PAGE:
The Spanish Tax Agency is monitoring 15,000 taxpayers who have used cryptocurrencies over the last year to make sure they declare all profits made through the use of these digital means of exchange.
The taxpayers were identified as part of a campaign launched by tax authorities last year to crack down on the highly unregulated sector. In its yearly plan, the Tax Agency warned that the emergence of new technologies “such as blockchain, and especially cryptocurrencies,” were providing a loophole to commit tax fraud.
Criminal organizations’ employment of cryptocurrencies is one of today’s greatest challenges
Spanish Tax Agency
Last April, it sent information requests to 16 big banks, either headquartered or with offices in Spain, a dozen intermediary businesses (exchange offices, pay platforms and firms linked with ATMs) and 40 businesses that accept bitcoin and other digital currencies.
The National Fraud Investigation Office (Onif) studied the information and filtered out 15,000 taxpayers who had used cryptocurrencies. These taxpayers will be monitored to ensure they declare the profits they have made off the digital currencies. They will also check that they declare profits in their 2018 tax return. Tax authorities will carry out inspections by selecting high-risk profiles from the list.
Profits made on cryptocurrencies are subject to the savings tax base, which ranges from 19% to 23% depending on earnings. Increasing scrutiny on these new digital transactions is not intended to significantly increase the public coffers but rather to curtail unregulated and nontransparent financial activities. Tax authorities cannot see who owns bitcoins and it is almost impossible to trace bitcoin trades without operations like the one it launched this year.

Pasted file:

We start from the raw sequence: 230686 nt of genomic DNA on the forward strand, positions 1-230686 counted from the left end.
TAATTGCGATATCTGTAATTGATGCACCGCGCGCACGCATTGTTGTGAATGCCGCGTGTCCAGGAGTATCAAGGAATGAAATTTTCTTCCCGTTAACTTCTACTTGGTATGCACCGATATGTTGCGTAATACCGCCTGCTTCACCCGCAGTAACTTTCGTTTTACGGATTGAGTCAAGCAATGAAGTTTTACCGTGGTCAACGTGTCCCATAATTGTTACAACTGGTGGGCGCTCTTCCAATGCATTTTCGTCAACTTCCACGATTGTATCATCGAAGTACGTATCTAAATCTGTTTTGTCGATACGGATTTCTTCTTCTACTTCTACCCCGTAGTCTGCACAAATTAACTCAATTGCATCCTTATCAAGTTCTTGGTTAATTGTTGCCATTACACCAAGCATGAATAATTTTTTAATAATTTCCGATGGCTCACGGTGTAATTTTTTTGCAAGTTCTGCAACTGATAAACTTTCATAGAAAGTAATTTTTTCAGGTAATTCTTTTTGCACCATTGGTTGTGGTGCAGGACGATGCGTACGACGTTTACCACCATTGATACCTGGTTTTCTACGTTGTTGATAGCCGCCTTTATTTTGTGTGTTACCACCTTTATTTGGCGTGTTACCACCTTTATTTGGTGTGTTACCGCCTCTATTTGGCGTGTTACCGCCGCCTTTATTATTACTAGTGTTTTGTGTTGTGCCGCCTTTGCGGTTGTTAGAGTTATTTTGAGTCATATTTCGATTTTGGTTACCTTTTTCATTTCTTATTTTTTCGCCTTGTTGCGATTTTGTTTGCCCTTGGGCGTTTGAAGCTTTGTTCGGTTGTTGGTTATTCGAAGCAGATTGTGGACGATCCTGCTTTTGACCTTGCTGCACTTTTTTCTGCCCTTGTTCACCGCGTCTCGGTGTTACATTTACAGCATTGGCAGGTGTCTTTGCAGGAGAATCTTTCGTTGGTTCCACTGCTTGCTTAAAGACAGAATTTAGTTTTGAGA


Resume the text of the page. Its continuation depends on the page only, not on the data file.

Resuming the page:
The added scrutiny is aimed at stopping unregulated and nontransparent financial activities
Buying and selling cryptocurrencies tends to take place on websites from other countries and it is very difficult to obtain information on these digital markets. This has made them popular with criminal groups who use digital currencies to hide illegal activities. Tax authorities say they will look closely at the records of the 15,000 taxpayers and begin proceedings for money laundering if any criminal activity is detected.
In its annual plan, the Tax Agency warned: “Criminal organizations’ use of the deep web to traffic and trade in illicit goods, and the employment of cryptocurrencies such as bitcoin as a method of payment, is one of today’s greatest challenges. To face this threat, the investigative units of the Tax Agency will be using new technologies to gather and analyze all types of information on all kinds of networks.”
New law against fraud
To tighten control on the new digital economy, the government has included in its new anti-fraud bill (which was greenlighted by the Cabinet a month ago) a series of measures to strengthen tax control and stop digital currencies from being used to launder money. As part of these measures, Spanish taxpayers must file three new forms on the ownership and operation of digital currencies.
Banks and other financial platforms that operate in Spain must inform the Tax Agency about the holders and beneficiaries of cryptocurrencies, and the amounts held, when they save the ownership keys of a digital currency. Taxpayers must also inform authorities about digital currencies kept abroad; failure to do so can entail fines of up to 150% of the undeclared amount.
English version by Melissa Kitson.